“Hello, I’d like to look at the Sony XPeria Super Duper Bish Bash Bosh latest model please.”
“Sure. We don’t have any in the store, but you can look at this.” [gestures to a poster]
“Okay. Do you have the actual phone I can look at?”
“Oh. Well, no. Well, we do have a dummy version…?”
“Er. Okay?”
[assistant disappears and returns just in time for my 40th birthday]
“Here you go.”
“Right, thanks.” [Assistant hands me phone. I press buttons. Nothing happens. Frowning ensues]
“Oh the buttons don’t work, this is just a plastic model. The screen’s just a glued on picture, you get me?”

Debonair Hams
Went in here with my mum, looking for cravats and poised with various questions about them. My mum spotted a young sales assistant and confidently marched over.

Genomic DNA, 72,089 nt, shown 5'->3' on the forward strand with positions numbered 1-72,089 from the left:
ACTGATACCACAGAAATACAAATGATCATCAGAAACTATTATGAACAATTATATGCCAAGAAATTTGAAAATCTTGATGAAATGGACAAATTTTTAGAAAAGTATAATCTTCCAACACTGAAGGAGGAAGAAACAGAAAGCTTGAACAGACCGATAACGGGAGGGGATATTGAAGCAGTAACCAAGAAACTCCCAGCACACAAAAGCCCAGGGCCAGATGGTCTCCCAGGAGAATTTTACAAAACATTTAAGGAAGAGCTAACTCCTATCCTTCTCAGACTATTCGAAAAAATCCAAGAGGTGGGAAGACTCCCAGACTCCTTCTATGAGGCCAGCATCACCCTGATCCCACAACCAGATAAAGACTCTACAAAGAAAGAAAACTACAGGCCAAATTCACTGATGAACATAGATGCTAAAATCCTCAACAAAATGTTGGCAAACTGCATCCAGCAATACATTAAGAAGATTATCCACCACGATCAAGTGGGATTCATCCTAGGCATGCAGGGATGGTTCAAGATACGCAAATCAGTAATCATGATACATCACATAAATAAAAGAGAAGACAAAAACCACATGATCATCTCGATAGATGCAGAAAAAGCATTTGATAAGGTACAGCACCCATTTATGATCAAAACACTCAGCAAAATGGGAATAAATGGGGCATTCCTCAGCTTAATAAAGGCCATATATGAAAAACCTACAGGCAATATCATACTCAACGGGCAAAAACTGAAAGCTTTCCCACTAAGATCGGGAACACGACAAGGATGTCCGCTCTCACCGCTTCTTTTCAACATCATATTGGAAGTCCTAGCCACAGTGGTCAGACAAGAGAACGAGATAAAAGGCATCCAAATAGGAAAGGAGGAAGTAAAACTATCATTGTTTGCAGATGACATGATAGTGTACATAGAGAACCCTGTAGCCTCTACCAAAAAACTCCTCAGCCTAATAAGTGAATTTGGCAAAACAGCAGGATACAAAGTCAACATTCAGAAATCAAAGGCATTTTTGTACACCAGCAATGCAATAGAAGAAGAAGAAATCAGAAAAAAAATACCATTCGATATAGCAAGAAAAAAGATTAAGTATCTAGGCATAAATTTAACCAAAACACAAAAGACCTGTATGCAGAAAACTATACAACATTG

“Hello. Can you tell me if you sell cravats, please?”
“…Sorry… cra…?”
“Cravats.” [nods encouragingly]
[assistant looks dumbfounded] “I don’t think we do…”
On the way out we walked past a big row of cravats.

For me, until recently, the benefits of going to a shop meant seeing the product in the flesh, asking employees for help and advice, and getting a bit of exercise. These days, given the added online benefits of low prices, next-day delivery options and hassle-free returns, I’m inclined to stay in my PJs and get fat.

Checking your HTML

Do you occasionally write reams of code from scratch? If you’re anything like me, you’ll also occassionally hit an error in your HTML and inexplicably fail to find the missing unclosed tag, rogue space or inadvertently inserted recipe for dahl.

One way to solve this is by using a live text editor such as TextWrangler or Sublime. Simply type (or copy and paste) your code directly into the text editor – you’ll see that the different elements are colour-coded, so that text is easily distinguishable from tags, etc: